Petshop operators are interviewed by AVA before the licences are issued. How did they get the licence if they can't even differentiate between endangered and non-endangered species?
Well! I won't say more, except: Please refer to the points stated for these cases: - Shop's cages so small, dogs could hardly move (ST, 20060302) - Slow loris quick bust (TNP, 20041107) . - Go to Go to: Casefile: Cruel Singapore. Hack-care Singapore.
"Banned for sale in Singapore, the Chinese stripe-necked turtles had come mixed up in major aquarium stockist Qian Hu's overseas shipment of the more common red-eared sliders. They were then distributed to some Serangoon North pet shops — where they went on sale for between $3 and $8. Not for long, though. An undercover team from local animal welfare group Animal Concerns Research and Education Society (Acres) soon found that out, and its tip-off to the Agri-Food and Veterinary Authority (AVA) led to a raid. "
"Mr Yap added that the company's salesmen were unaware of the Chinese stripe-necked turtle's recent listing on the Convention on International Trade in Endangered Species of Wild Fauna and Flora (Cites)."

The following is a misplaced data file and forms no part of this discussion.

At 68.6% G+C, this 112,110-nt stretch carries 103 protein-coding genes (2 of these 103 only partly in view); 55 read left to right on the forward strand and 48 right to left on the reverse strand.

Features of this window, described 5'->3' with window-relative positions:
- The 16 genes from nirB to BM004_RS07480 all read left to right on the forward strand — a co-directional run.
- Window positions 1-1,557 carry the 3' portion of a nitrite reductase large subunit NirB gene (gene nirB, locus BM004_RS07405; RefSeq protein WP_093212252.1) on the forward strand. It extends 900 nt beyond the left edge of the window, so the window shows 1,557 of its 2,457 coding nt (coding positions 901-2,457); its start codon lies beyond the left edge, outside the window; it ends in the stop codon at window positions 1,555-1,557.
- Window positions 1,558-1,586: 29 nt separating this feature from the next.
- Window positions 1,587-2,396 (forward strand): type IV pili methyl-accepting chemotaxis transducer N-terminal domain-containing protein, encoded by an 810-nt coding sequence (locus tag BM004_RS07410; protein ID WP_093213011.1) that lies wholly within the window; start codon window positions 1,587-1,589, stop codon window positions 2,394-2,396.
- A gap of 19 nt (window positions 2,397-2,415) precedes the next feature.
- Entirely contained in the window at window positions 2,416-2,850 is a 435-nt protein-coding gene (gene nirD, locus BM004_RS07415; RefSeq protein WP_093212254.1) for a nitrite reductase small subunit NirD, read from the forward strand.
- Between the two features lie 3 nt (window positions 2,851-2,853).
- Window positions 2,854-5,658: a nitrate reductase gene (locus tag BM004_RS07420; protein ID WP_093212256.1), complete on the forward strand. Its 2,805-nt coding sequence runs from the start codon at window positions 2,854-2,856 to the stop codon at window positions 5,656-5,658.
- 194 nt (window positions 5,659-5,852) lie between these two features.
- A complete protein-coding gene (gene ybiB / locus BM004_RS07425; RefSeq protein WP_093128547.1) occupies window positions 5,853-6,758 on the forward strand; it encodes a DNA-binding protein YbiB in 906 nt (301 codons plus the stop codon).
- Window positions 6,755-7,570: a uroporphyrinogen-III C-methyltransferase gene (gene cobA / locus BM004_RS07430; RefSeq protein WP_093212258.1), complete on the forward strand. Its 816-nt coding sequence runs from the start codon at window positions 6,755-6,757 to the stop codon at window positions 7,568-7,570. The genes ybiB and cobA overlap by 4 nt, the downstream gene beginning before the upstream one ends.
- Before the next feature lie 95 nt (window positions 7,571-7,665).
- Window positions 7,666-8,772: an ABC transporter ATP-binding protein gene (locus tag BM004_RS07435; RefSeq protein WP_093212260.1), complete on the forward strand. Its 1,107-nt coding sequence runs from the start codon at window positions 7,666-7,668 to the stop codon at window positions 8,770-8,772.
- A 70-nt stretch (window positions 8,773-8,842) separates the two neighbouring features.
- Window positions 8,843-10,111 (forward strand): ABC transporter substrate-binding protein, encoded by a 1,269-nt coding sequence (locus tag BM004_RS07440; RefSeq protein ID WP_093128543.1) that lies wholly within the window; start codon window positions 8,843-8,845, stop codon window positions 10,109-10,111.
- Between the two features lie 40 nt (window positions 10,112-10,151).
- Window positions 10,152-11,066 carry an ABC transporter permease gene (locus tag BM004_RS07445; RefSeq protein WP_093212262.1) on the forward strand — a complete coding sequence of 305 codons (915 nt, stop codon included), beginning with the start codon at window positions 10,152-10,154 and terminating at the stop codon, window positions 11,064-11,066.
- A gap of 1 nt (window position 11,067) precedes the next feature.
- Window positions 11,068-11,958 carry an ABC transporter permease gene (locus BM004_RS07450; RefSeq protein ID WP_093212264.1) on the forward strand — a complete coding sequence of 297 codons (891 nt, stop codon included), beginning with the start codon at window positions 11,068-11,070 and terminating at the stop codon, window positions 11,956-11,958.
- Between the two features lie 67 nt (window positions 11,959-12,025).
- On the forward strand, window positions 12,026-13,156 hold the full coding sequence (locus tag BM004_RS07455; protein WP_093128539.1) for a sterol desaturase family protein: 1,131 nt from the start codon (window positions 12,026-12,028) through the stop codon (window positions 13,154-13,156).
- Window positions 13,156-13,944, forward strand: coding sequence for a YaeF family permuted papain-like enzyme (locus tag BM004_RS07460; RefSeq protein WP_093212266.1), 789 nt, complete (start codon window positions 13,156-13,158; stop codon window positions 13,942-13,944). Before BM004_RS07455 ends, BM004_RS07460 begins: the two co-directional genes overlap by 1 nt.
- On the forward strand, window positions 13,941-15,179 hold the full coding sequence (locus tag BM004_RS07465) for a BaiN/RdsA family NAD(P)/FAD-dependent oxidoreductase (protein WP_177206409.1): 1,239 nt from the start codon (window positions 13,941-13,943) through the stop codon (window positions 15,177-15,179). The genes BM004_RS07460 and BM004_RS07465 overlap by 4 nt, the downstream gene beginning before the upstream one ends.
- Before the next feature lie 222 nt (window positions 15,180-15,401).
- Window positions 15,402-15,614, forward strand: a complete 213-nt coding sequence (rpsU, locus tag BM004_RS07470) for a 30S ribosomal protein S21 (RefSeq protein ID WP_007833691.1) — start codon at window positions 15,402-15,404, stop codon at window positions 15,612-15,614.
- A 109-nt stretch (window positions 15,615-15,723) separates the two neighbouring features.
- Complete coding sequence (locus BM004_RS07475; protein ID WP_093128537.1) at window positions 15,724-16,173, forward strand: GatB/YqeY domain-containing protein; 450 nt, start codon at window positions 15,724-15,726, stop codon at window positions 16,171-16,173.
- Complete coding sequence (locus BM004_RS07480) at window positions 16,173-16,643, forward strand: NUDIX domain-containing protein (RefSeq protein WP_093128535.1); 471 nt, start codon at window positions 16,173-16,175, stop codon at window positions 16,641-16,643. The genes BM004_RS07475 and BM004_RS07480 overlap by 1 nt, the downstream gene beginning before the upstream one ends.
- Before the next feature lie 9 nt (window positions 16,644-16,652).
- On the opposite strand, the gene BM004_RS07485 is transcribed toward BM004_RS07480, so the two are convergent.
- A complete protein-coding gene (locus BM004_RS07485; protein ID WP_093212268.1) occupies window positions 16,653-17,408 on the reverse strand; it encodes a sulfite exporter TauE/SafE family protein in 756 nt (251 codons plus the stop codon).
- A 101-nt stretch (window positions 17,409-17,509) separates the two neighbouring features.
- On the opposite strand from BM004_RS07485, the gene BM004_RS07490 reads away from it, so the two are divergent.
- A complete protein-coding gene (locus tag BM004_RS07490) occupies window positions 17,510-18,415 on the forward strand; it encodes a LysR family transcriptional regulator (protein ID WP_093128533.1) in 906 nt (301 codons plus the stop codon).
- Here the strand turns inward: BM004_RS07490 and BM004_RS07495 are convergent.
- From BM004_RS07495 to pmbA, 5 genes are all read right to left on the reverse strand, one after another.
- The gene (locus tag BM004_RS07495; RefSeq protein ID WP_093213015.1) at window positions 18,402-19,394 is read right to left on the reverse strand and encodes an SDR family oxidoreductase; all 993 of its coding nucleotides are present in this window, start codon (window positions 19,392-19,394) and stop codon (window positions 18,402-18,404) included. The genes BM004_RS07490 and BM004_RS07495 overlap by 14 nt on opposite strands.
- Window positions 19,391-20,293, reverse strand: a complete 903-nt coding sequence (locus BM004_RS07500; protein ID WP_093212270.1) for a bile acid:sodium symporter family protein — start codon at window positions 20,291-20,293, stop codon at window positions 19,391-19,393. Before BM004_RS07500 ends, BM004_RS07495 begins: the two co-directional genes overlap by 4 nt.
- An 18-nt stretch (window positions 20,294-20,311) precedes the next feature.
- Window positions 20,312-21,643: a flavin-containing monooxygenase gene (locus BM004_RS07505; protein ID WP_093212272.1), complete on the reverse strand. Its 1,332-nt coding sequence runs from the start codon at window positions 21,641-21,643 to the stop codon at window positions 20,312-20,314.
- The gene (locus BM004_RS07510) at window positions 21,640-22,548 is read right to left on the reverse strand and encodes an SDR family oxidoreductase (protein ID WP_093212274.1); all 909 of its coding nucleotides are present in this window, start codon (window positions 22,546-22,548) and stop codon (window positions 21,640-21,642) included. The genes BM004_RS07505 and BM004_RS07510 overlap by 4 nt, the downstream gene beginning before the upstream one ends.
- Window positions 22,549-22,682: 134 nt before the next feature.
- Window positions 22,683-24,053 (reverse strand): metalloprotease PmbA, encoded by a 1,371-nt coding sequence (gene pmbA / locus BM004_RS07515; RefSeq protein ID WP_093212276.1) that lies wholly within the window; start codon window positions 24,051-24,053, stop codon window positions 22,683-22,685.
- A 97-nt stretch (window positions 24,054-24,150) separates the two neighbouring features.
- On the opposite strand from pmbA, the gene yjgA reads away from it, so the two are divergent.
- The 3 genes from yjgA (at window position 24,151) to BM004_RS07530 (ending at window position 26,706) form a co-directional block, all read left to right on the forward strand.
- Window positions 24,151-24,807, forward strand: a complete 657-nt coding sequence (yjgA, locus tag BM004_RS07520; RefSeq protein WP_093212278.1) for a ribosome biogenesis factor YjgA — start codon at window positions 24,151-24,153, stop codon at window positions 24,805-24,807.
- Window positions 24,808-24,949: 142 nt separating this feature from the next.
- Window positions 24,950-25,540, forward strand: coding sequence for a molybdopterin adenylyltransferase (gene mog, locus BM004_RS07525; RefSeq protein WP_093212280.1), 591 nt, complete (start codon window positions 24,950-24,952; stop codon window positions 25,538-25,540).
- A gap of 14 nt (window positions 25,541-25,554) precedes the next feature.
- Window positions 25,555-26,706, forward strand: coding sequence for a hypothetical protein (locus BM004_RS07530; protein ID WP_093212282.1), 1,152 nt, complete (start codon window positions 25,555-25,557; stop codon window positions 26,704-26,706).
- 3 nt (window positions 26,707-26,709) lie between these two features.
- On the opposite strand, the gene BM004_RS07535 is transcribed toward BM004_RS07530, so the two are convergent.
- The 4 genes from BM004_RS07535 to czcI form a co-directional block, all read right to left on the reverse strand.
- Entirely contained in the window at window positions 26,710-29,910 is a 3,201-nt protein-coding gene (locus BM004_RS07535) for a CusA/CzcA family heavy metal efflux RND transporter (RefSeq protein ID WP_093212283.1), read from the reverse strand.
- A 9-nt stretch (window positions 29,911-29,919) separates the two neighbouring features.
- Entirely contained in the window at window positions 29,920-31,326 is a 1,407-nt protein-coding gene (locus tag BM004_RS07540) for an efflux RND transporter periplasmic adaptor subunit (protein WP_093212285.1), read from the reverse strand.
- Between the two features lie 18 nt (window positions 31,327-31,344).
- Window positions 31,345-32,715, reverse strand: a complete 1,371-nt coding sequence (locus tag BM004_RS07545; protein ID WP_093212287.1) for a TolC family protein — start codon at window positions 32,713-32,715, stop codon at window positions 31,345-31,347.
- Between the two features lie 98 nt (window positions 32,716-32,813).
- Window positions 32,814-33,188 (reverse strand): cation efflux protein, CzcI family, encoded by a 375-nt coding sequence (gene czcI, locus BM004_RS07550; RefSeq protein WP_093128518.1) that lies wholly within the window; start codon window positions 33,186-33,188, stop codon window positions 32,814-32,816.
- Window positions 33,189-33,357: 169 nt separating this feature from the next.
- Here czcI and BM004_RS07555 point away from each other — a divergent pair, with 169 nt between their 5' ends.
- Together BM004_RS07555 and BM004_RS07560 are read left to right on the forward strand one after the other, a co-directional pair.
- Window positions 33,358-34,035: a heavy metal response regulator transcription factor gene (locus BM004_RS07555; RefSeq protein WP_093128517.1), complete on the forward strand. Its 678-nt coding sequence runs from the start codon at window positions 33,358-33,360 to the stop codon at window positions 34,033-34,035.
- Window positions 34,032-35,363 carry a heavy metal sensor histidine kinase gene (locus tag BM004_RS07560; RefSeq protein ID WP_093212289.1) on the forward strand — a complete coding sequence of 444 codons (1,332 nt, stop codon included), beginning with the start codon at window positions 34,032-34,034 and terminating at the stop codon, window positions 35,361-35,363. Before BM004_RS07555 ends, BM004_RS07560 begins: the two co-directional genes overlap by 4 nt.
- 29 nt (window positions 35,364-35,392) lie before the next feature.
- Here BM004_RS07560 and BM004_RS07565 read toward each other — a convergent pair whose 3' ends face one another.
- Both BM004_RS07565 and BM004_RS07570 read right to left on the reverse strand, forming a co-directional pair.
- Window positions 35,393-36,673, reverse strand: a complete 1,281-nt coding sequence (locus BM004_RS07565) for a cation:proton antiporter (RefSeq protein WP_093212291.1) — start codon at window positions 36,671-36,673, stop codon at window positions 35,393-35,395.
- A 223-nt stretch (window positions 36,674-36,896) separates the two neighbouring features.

"Mr Bobby Lee, AVA's senior wildlife enforcement officer, said that Qian Hu had "admitted that it had unwittingly imported" some 40 heads of the baby Chinese stripe-necked turtles, which were mixed into its shipment of 2,000 baby red-eared sliders by its overseas supplier.
Said Qian Hu's managing director Kenny Yap: "It was our oversight and negligence ... It was quite impossible to differentiate them when they were put together."
"But Acres says it has reservations about the ignorance plea.
"The hard-shelled red-eared slider and the soft-shelled turtles, such as the stripe-necked turtle, cannot be mixed up. The distinction is very clear between the two species," said Mr Ng.AVA, however, is standing by its position.
"It is difficult to tell the difference. This is our position. They can say what they want (Acres)," said Mr Lee."